“An obvious question is why insurers don’t take steps to prevent such abusive practices from occurring in the first place,” said James Capretta, Milton Friedman Chair of the American Enterprise Institute. “Insurers have the theoretical power to head off the problem. They already sign contracts with hospitals and surgeons to establish networks of preferred providers. Those same contracts could stipulate that in-network hospitals and surgeons are only allowed to work with in-network ancillary providers when caring for the insurers’ patients. That would eliminate surprise billing in many cases.”
But due to the market-oriented nature of the health care system, specialists who are in high demand — like anesthesiologists — command high prices for their services, which insurance companies don’t want to handle.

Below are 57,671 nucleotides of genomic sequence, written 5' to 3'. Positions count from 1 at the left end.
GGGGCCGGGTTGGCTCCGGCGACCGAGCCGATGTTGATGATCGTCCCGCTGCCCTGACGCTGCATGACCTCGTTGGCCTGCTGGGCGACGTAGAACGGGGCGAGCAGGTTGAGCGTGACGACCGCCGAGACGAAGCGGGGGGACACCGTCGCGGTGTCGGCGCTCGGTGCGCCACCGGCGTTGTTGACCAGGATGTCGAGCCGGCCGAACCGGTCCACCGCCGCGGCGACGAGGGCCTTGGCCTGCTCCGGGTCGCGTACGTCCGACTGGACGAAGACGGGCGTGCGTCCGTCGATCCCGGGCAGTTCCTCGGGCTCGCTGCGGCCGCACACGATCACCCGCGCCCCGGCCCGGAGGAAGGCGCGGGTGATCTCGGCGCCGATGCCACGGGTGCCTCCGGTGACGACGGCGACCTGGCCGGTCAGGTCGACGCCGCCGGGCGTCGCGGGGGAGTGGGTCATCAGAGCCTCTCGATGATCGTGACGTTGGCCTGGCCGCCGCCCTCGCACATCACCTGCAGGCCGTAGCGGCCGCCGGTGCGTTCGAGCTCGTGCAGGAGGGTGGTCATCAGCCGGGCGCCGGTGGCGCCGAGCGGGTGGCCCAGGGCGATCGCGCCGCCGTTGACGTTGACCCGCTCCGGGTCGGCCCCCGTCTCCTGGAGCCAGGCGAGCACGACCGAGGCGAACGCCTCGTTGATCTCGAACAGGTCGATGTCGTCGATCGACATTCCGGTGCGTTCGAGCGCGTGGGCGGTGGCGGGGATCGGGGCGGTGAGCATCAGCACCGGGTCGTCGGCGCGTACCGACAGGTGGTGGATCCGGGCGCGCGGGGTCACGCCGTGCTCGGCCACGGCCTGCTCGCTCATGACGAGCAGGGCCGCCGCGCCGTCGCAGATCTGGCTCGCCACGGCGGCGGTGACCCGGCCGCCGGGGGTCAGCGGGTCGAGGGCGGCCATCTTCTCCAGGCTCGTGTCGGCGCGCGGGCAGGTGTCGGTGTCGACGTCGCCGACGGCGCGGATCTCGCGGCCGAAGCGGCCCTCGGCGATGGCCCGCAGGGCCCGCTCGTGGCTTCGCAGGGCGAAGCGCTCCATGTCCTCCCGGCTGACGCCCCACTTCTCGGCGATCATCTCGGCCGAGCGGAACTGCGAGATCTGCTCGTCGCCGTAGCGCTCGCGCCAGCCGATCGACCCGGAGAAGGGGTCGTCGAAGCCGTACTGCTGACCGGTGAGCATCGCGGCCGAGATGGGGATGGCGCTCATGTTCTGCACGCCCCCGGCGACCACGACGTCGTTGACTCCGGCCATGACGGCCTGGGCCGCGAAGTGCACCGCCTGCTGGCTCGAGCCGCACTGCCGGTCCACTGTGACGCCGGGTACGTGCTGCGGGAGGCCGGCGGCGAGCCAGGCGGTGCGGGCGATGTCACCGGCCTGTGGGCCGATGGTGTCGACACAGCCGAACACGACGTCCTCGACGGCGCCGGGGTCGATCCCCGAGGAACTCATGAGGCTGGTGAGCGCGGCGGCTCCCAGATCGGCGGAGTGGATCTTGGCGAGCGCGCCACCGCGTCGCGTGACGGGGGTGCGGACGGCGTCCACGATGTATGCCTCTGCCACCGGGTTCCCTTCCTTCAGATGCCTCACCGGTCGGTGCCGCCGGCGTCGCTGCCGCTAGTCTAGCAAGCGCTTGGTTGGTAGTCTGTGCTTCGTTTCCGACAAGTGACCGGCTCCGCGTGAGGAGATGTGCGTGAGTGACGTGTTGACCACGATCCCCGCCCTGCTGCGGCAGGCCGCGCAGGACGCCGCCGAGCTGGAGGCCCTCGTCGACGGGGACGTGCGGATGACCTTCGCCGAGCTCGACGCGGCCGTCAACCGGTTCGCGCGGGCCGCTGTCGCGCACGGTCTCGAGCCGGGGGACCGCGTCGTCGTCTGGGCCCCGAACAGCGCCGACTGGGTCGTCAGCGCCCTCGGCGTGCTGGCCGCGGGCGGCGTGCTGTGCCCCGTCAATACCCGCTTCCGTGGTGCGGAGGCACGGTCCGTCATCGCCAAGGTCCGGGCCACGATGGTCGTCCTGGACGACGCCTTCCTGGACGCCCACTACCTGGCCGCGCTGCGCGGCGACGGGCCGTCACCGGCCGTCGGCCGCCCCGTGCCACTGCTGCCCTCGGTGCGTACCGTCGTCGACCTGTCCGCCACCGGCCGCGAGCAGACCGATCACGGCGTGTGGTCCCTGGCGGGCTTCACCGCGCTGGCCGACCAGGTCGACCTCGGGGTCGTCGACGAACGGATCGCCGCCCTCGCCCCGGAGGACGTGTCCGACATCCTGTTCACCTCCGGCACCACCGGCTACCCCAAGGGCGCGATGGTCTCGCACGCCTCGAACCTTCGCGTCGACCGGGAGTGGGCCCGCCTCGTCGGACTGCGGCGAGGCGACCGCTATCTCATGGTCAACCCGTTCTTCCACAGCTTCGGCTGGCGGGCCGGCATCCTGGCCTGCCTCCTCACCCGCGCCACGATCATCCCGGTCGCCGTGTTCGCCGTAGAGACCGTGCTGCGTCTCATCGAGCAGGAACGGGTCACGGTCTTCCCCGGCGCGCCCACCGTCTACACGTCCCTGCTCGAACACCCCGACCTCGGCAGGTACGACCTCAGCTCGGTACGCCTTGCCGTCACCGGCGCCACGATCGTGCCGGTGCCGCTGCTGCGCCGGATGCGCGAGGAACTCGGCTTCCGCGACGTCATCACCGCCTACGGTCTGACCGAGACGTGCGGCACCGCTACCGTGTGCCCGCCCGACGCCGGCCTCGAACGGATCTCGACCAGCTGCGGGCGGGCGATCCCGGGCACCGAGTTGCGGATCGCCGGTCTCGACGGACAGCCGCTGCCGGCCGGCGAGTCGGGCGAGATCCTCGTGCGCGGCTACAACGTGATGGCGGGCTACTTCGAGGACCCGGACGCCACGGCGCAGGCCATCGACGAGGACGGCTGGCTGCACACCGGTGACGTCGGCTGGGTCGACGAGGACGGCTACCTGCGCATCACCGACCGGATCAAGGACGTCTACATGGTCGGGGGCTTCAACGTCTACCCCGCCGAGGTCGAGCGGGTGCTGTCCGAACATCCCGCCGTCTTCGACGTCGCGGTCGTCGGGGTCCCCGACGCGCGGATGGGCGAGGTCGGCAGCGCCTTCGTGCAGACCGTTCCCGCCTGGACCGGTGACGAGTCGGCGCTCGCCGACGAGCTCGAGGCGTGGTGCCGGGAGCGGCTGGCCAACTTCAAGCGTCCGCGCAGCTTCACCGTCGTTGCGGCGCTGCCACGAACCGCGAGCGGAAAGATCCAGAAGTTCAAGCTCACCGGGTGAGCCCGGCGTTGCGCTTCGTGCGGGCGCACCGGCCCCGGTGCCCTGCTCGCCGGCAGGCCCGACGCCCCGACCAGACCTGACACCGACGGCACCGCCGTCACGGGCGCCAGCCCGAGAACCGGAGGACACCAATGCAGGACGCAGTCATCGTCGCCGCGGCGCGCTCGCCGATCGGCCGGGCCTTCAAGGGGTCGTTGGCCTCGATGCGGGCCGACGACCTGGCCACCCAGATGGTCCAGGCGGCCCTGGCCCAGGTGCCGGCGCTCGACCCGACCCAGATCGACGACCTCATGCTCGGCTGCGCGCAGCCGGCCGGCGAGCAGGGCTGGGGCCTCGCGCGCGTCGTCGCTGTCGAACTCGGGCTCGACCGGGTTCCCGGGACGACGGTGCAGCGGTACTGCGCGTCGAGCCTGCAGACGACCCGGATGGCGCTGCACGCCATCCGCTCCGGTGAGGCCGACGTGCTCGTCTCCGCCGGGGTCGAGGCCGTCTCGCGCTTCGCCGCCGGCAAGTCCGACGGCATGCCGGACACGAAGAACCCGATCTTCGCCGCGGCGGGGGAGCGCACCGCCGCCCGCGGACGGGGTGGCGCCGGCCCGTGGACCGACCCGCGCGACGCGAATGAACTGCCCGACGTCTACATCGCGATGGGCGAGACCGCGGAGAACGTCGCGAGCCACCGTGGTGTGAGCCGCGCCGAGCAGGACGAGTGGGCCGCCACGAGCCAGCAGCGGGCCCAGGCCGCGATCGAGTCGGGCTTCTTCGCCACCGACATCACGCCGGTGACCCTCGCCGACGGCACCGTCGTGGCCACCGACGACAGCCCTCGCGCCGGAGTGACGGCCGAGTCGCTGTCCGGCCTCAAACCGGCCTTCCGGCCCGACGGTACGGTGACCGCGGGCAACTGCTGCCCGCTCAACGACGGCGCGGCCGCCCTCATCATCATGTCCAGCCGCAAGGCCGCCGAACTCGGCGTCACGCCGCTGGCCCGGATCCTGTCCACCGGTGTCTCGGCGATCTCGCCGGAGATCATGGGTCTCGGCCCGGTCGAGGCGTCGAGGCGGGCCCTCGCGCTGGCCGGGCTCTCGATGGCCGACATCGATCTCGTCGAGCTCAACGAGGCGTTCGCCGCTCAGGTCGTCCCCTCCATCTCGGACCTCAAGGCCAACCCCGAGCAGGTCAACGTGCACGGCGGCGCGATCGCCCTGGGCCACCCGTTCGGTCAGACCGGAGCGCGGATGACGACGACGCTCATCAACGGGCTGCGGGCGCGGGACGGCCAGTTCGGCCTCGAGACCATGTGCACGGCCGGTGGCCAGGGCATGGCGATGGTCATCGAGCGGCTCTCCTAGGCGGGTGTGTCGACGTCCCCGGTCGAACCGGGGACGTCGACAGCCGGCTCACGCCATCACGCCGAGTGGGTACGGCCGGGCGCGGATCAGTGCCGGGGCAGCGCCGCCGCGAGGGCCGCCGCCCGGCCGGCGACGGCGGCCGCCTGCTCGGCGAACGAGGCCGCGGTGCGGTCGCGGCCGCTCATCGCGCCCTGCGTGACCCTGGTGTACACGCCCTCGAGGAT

“To avoid these costs, insurers choose instead to leave them out of their networks, which has the effect of exposing patients directly to the inflated prices in the form of surprise bills,” Capretta wrote. “Insurers may be choosing not to confront the medical system superstructure because controlling costs is not essential to their business model. They are able to pass rising costs to their customers in the form of higher premiums without jeopardizing their bottom lines. Higher premiums generate larger governmental subsidization of insurance through tax breaks and premium assistance.”
But Capretta said hospitals and physicians are to blame as well.